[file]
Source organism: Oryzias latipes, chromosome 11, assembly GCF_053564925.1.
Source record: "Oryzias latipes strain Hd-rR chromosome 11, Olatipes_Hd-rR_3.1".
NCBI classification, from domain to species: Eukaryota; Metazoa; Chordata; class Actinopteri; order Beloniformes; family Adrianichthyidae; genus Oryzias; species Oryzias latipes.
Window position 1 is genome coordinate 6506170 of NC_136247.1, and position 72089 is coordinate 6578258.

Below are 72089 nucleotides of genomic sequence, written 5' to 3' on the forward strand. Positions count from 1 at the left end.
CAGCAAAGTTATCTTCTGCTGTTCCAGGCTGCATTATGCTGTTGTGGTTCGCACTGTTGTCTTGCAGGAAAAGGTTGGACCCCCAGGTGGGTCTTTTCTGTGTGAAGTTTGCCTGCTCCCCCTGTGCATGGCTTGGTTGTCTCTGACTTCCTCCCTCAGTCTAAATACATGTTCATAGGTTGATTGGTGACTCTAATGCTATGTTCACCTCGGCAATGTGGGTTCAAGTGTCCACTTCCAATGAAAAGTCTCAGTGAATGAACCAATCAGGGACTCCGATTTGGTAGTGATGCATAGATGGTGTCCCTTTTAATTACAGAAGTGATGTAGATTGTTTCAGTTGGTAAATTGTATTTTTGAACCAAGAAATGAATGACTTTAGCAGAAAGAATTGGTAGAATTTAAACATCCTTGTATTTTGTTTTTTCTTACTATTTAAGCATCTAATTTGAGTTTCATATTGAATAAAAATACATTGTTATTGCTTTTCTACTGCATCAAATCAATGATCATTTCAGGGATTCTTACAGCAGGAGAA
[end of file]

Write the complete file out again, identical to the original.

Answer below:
Source organism: Oryzias latipes, chromosome 11, assembly GCF_053564925.1.
Source record: "Oryzias latipes strain Hd-rR chromosome 11, Olatipes_Hd-rR_3.1".
NCBI classification, from domain to species: Eukaryota; Metazoa; Chordata; class Actinopteri; order Beloniformes; family Adrianichthyidae; genus Oryzias; species Oryzias latipes.
Window position 1 is genome coordinate 6506170 of NC_136247.1, and position 72089 is coordinate 6578258.

Below are 72089 nucleotides of genomic sequence, written 5' to 3' on the forward strand. Positions count from 1 at the left end.
CAGCAAAGTTATCTTCTGCTGTTCCAGGCTGCATTATGCTGTTGTGGTTCGCACTGTTGTCTTGCAGGAAAAGGTTGGACCCCCAGGTGGGTCTTTTCTGTGTGAAGTTTGCCTGCTCCCCCTGTGCATGGCTTGGTTGTCTCTGACTTCCTCCCTCAGTCTAAATACATGTTCATAGGTTGATTGGTGACTCTAATGCTATGTTCACCTCGGCAATGTGGGTTCAAGTGTCCACTTCCAATGAAAAGTCTCAGTGAATGAACCAATCAGGGACTCCGATTTGGTAGTGATGCATAGATGGTGTCCCTTTTAATTACAGAAGTGATGTAGATTGTTTCAGTTGGTAAATTGTATTTTTGAACCAAGAAATGAATGACTTTAGCAGAAAGAATTGGTAGAATTTAAACATCCTTGTATTTTGTTTTTTCTTACTATTTAAGCATCTAATTTGAGTTTCATATTGAATAAAAATACATTGTTATTGCTTTTCTACTGCATCAAATCAATGATCATTTCAGGGATTCTTACAGCAGGAGAA